(the sitters were not paid):

pleasure of voyeurism, of staring,
without end, at the face,
supposedly not a sexual organ,

though Warhol’s obsessive attention turned
“face” into a sex act,
“giving head,” fellatio, each screen

test a face job, also
an attempt to shortcircuit climax,
undo the dogma (narratological, Freudian?)

that orgasm is sex’s legitimation: 
a screen test has no
climax but plenty of punctums,

those significant prickings and pleatings
that Roland Barthes associated with
pleasure and death: each filament

of intensity, each tuck or
fold in the test, each
place where significance occurs, whether

a sudden smile or flash
of teeth, or the white
leader (the unexposed film strip,

beginning and ending each reel,
a leader Warhol never omitted)
serving as the screen test’s

overture and finale (the leader’s
entrance whites out the sitter’s
face and creates a satori

effect, a sudden explosion—snowfall
or blindness—of nothingness) . . . Where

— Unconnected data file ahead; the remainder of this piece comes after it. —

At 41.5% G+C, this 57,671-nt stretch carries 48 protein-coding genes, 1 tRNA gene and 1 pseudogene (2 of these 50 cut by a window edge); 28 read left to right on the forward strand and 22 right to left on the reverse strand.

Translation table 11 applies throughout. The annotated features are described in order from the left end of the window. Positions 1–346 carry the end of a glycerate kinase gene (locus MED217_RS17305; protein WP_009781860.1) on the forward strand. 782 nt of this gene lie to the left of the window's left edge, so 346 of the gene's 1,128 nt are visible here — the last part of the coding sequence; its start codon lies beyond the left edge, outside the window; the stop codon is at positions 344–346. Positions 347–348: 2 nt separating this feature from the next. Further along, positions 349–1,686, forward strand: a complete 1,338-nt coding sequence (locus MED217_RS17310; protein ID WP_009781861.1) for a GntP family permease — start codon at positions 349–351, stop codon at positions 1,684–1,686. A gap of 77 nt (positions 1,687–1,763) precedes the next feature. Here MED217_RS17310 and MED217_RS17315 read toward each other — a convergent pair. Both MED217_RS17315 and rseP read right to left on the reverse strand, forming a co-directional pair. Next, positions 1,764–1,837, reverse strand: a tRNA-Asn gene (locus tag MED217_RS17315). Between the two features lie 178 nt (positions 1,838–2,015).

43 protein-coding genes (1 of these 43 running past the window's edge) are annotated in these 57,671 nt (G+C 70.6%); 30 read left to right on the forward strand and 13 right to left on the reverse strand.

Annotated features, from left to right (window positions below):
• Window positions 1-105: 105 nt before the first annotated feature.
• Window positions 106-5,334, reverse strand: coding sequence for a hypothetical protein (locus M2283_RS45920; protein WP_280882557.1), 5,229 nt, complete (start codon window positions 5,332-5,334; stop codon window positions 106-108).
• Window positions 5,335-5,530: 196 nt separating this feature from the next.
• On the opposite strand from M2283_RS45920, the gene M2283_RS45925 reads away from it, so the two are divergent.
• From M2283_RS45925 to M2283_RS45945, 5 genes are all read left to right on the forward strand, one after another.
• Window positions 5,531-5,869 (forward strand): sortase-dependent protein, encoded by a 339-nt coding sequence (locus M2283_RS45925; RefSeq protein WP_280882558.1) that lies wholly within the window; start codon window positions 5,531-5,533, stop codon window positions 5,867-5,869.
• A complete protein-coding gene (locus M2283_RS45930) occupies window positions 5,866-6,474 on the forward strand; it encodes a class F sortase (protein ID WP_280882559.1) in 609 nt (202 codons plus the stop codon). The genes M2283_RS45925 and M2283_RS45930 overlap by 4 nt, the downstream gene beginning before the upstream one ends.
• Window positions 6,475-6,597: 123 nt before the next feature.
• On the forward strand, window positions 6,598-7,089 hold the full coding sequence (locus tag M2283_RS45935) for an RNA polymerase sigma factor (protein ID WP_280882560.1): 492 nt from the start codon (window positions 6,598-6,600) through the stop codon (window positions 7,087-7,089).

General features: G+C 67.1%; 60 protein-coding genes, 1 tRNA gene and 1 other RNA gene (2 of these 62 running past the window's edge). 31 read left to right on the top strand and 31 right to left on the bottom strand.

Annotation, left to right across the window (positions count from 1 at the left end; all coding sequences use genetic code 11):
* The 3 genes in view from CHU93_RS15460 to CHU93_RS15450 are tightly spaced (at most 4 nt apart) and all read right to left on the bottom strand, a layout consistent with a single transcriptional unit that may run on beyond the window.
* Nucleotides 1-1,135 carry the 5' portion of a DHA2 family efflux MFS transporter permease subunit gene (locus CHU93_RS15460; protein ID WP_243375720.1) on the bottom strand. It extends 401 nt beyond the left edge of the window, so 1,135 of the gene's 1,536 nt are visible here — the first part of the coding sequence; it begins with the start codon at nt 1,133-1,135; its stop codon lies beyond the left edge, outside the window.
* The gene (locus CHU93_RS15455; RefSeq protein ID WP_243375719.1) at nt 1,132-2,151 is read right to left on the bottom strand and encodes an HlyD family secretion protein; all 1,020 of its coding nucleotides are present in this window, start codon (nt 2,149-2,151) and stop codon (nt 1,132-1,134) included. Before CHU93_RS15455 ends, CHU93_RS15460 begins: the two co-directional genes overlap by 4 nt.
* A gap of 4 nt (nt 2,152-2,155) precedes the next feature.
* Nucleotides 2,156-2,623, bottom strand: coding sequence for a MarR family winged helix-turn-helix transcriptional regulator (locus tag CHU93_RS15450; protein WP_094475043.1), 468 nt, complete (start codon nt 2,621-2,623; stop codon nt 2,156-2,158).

was I?  Note: I composed

this lecture in poetic lines,
each containing five words: tercets:
an arbitrary organizational scheme, like

Warhol’s poetic decision to treat
the four-and-a-half minute film spool
as a unit of temporal

measure, into which he would
pour, like liquid cement into
a future sidewalk, the undifferentiated

content (the content in this
case is the human face . . .)
Warhol’s screen tests are my

model for assiduous incremental artistic
process: I take vicarious pleasure
in watching him apportion “personality”

or “face” into dosed units,
boxes, sarcophagi: time becomes, for
Warhol, a medium, malleable, plastic:

his screen tests are injections
of presence that viewers receive,
like lento hits of dopamine

or serotonin, the happiness chemical—
for I believe that Warhol
was pursuing happiness (his own,

his viewer’s), letting us stare
uninterruptedly at an inaccessible face,